Purdue Men's Tennis Hosts Wheelchair Clinic

PURDUESPORTSDOTCOM Freshman Aaron Dujovne celebrates with one of the clinic participants after winning a point in doubles.
PURDUESPORTSDOTCOM
Freshman Aaron Dujovne celebrates with one of the clinic participants after winning a point in doubles.
PURDUESPORTSDOTCOM

April 18, 2011

WEST LAFAYETTE, Ind. - After knocking off No. 72 Northwestern 4-3 Sunday afternoon inside the Schwartz Tennis Center, the Purdue men's tennis team took to the outdoor courts with 14 wheelchair tennis players for a two hour clinic put on by Purdue tennis and the Rehab Hospital of Indiana (RHI).

The 14 players traveled from Chicago, Fort Wayne, Indianapolis, Cincinnati, and the West Lafayette area to take part in a fun and instructional afternoon of tennis. Each member of the Purdue men's tennis program teamed with different wheelchair athletes for several events. On one court, the clinic featured returns where a Boilermaker tennis player would serve to the wheelchair athletes in order to work on forehands and backhands. Another court worked strictly on serves. Purdue head coach Pawel Gajdzik taught techniques that would help with service accuracy and consistency.

After going through the different stations, eight wheelchair tennis players teamed with a specific Boilermaker to play doubles. Each team consisted of one Purdue athlete and one wheelchair athlete. While the doubles competition was an exciting and fun time, some of the matches got extremely competitive. One such match involving Mark Kovacs and Krisztian Krocsko went into a tiebreak well after all the other matches had concluded until a final point was needed to determine a winner.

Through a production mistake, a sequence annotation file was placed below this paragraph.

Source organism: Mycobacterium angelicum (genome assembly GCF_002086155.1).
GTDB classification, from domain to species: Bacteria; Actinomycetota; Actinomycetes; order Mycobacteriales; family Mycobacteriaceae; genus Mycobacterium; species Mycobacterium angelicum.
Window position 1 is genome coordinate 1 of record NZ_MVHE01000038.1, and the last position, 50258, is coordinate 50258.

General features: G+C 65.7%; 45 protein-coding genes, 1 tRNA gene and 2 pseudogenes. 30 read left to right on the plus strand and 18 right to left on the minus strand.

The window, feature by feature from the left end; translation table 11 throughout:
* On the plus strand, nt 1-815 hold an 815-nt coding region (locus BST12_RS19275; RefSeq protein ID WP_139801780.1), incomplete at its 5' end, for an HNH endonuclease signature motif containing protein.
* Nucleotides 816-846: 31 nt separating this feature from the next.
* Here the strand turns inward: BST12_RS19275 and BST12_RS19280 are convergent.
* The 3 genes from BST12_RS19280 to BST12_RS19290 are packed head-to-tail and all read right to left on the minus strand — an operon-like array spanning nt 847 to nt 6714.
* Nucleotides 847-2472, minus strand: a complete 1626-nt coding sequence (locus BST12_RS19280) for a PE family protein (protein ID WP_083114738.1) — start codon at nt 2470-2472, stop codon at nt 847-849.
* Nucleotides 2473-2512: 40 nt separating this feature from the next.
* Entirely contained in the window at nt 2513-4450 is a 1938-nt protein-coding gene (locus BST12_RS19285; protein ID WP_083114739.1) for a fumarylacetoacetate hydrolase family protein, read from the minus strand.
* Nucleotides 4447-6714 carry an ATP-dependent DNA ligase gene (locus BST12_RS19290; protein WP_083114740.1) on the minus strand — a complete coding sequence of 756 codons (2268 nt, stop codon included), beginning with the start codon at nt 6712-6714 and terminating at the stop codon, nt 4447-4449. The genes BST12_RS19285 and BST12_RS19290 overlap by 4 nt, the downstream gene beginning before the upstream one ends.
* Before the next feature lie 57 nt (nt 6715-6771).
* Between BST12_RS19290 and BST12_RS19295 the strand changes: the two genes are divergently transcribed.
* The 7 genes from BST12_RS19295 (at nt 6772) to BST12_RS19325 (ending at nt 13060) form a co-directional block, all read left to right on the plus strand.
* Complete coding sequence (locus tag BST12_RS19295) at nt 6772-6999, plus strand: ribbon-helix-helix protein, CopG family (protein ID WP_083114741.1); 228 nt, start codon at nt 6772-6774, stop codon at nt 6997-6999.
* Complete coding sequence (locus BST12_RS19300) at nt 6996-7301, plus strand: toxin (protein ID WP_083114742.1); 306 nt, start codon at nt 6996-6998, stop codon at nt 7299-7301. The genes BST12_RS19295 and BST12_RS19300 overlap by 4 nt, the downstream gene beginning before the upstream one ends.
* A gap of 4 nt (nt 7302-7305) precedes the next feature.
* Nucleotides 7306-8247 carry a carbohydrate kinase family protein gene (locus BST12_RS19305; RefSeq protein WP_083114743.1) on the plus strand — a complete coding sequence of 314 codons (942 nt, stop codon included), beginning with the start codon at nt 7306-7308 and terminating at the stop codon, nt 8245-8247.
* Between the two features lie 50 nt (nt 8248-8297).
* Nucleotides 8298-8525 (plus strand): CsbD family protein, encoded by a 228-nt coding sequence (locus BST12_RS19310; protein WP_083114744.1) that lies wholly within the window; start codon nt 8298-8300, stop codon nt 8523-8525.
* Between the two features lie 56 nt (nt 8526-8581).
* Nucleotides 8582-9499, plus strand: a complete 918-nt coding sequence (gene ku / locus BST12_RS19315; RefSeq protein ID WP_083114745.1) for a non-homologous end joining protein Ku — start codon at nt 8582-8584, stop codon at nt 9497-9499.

The final event in the clinic was a game called `King of the Court.' The doubles teams rotated to play each other in a game that was best-of-three points. Whichever team won went to the south end of the court to become the `kings' of the court and had to try to defend their title. The event was full of laughter and smiles as well as competitive balance to combine for a fun filled afternoon.

The clinic ended with pictures, a raffle, and t-shirts for all of the participants. Both the Purdue and wheelchair tennis players alike enjoyed and appreciated the opportunity to take part in such a rare event hosted at Purdue University.